Your leaking thatched hut during the restoration of a pre-Enlightenment state.


Hello, my name is Judas Gutenberg and this is my blaag (pronounced as you would the vomit noise "hyroop-bleuach").


decay & ruin
Biosphere II
dead malls
Irving housing

got that wrong

appropriate tech
Arduino μcontrollers
Backwoods Home
Fractal antenna

fun social media stuff

(nobody does!)

Like my brownhouse:
   back in school
Sunday, March 7 1999
Things were better this morning between Kim and me. I felt less pressure and more overall confidence with my ability to get things done.
At noon there was to be a SQL lesson given by the new guy Marty at work. It was a work thing, true, but it was educational, so I decided to go. I do hope to learn SQL at some point after all. Meanwhile Kim had an appointment to give a massage a half dozen blocks away in southern Ocean Beach. This, she claimed at first, was the reason she needed the car today (and thus I'd have to bike five miles to my SQL lecture). She could see the ridiculous nature of the situation when I pointed it out to her in this way and we ended up with a compromise; I dropped her off at her southern Ocean Beach appointment with the understanding that I could use the car and she would walk home. The day had started out dreary and cold but by now it had blossomed into yet another cheerful sunny Sunday, so I wasn't really putting Kim through that much pain and suffering.

Things are always hopping at work, even on a Sunday. The Grand Pooh Bah was there, as were a few members of the sales staff, one of whom, Katie, had just been fired and was cleaning out her desk. When the ax drops around that place, it drops suddenly. Lucky for a non-asskisser such as me, my work is very much in demand. Sales people, by contrast, are a dime a dozen.
Marty's SQL lecture focused mostly on the theory underlying how SQL goes about its business. All the introductory books I've read have told me not to worry how SQL answers database queries; just leave that up to SQL. But during the course of this lecture, without even knowing SQL yet, I learned the mechanisms underlying SQL as well as how the SQL database is physically structured. Still, all was not perfection. The ambiance of the lecture left much to be desired.
Chief among the troubles plaguing the ambiance was the palpable tension between Kevin the DBA and Eric the Developer. They're both good friends of mine but it's clear the two have some issues to work out with one another. I first got a sense of today's tension when Eric announced to me that yesterday he'd met the woman of his dreams. Evidently Kevin had heard this proclamation a dozen times already today, and, thoroughly disgusted, he simply couldn't take it any more. Rolling his eyes, he said, "Let me know when you're done so I can stick a fork in you!"
Then, throughout the lecture, it would be safe to say Eric that was insufferable. He knows a lot of stuff about databases and such, but he tends to be a show-off with his knowledge, saying things mostly, it seems, to impress people with his brilliance. In today's case, surely Eric's grandstanding was exacerbated by the fact that the Grand Pooh Bah himself audited the first half of the lecture. Eric was being that guy back in college whom you always hated, you know, the one who sat in the front row during lectures and tied the class in knots with his brilliant insights and not-especially-gentle corrections whenever the professor ran astray of the facts.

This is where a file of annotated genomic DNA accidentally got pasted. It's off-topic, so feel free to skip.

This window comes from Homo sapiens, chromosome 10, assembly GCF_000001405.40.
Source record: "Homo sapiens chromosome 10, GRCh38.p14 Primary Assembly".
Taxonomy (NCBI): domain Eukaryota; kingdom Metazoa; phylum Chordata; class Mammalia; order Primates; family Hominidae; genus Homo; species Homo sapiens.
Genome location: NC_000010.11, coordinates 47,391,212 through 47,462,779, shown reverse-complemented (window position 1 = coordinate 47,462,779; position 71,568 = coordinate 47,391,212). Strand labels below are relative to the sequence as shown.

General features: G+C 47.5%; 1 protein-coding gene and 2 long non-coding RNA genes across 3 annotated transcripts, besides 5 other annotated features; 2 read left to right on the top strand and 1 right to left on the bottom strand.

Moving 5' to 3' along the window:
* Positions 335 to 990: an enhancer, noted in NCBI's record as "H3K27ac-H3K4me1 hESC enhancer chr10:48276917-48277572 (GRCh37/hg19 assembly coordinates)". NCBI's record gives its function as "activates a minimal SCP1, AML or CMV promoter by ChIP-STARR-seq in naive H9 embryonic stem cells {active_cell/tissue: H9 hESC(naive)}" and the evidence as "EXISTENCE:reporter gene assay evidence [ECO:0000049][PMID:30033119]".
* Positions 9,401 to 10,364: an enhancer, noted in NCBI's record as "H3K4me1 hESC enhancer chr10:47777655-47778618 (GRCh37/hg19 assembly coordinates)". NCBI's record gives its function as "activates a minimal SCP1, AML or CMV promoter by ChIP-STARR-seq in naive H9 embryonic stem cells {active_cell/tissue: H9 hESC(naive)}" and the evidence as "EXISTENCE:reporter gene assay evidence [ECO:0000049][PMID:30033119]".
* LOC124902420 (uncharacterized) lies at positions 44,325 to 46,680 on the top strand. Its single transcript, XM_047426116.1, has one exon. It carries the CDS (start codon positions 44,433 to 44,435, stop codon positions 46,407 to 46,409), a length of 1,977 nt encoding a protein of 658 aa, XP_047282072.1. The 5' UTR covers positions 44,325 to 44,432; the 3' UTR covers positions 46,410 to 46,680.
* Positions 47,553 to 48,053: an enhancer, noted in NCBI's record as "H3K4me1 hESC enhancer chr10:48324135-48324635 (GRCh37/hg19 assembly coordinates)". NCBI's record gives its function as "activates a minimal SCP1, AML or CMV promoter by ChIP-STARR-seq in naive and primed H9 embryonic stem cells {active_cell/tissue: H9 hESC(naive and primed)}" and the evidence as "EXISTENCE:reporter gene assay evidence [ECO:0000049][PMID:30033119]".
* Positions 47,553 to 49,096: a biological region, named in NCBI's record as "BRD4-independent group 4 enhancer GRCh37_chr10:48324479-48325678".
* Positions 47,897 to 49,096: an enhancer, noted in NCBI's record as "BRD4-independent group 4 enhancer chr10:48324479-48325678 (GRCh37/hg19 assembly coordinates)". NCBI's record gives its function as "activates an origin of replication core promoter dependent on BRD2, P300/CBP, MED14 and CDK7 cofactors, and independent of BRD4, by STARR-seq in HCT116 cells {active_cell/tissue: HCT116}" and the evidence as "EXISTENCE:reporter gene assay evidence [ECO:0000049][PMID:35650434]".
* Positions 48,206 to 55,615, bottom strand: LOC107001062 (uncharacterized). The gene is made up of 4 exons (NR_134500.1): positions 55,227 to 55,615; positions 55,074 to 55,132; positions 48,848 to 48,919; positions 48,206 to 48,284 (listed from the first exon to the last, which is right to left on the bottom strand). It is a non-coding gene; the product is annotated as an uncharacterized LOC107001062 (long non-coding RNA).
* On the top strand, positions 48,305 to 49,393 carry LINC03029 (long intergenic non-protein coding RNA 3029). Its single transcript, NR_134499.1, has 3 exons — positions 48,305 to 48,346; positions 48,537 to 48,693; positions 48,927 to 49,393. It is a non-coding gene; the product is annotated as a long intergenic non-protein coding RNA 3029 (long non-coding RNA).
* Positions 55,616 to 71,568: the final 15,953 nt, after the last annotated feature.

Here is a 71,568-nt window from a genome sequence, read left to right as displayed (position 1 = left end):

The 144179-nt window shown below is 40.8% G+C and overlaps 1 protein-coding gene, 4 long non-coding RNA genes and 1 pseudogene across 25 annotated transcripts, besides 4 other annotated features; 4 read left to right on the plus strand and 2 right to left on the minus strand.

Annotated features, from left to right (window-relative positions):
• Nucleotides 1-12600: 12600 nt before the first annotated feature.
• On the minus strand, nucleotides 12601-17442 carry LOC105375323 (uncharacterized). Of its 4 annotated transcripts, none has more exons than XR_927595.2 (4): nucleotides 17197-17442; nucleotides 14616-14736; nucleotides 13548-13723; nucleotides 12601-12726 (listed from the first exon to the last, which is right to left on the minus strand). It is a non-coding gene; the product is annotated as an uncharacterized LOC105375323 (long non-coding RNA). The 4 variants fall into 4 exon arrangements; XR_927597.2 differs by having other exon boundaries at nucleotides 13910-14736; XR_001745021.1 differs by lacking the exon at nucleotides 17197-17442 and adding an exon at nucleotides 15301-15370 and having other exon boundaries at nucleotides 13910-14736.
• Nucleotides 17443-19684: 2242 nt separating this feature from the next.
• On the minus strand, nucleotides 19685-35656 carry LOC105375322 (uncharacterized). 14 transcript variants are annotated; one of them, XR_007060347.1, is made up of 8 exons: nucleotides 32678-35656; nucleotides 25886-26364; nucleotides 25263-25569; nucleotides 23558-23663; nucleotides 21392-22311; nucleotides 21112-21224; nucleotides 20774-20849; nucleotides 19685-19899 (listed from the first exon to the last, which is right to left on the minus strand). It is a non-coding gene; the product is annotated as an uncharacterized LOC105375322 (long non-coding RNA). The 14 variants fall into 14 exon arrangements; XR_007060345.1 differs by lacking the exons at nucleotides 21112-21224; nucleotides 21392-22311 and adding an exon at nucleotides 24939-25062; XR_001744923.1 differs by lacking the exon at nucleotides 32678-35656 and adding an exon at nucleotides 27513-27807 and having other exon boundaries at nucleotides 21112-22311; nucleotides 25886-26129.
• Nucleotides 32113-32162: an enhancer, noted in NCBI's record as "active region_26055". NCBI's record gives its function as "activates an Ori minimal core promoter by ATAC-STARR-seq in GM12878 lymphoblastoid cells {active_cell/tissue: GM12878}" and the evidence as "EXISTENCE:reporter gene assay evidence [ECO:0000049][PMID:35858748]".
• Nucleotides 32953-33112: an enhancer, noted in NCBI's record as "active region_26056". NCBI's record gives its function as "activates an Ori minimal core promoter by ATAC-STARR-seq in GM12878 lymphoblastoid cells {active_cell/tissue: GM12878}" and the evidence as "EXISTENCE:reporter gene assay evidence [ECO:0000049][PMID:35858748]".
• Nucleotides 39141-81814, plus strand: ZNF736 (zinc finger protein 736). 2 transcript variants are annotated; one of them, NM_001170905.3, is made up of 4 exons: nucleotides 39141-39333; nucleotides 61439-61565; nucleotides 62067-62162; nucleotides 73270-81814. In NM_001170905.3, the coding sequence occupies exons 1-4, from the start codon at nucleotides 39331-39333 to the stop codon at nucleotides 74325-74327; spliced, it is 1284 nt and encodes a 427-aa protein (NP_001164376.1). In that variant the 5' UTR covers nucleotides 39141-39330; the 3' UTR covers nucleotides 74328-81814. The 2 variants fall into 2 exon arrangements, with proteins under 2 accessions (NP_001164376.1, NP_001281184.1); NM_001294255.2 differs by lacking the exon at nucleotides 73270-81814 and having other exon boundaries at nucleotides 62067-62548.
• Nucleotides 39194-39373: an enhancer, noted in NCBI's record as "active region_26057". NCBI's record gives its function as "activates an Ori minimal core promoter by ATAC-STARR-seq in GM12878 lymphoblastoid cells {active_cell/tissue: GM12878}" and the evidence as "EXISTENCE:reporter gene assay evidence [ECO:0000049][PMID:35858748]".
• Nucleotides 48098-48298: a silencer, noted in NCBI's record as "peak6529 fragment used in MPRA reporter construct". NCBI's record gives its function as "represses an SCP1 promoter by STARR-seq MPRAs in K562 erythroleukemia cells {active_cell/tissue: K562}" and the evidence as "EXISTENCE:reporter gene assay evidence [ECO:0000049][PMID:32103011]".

Eric's rhetorical style wasn't really any big deal to me, but for Kevin it was a serious bummer. Kevin, you see, didn't really want to be there. He'd been required to attend the class, yet the material being covered wasn't new for him. He saw Eric's interaction with Marty the lecturer as an obstruction. The sun was sinking and the day was dwindling away. Sigh...
We were supposed to get free pizza some time during the lecture, but it came very late and lecture was over by the time it arrived. For some reason technical people don't seem to like vegetables on their pizza. I'll have to assert myself more next time there's free pizza.
After the lecture, Kevin saw me as a possible solution to a dull dreary afternoon, so he sort invited himself to come hang out at my place later on. I agreed, although I suppose I would have preferred to resume the hermit-like existence I most prefer. As we were planning to leave, he suddenly got yanked back to take care of yet another database crisis, so I headed out on my own. I was going to Fry's Electronics and he told me to stop back by on the way back to Ocean Beach.
Fry's Electronics was a Kafkaesque nightmare. Again I stood in the return line, this time to make good the faulty memory DIMM from last week. The line was a lot longer than it had been a week before, and it was moving much more slowly. There were only a couple of guys doing the return business, and none of them seemed to be working with much enthusiasm or efficiency. I suspect they were counting on the fact that most people would flee the line before progressing all the way to the front. Indeed, I found myself progressing at the rate of about 15 feet per hour. But when I accepted the offer to exchange my defective DIMM for another of the same type, I was able to leapfrog ahead of the others. A technician tested the DIMM and established that it was in fact defective, and came back with another. But you know what? I got home and tested the new DIMM and found it was 8 Megs of RAM, not 64. Believe it or not, I actually have to go back to Fry's again. I really don't think their "guaranteed lowest prices" are worth this sort of torture.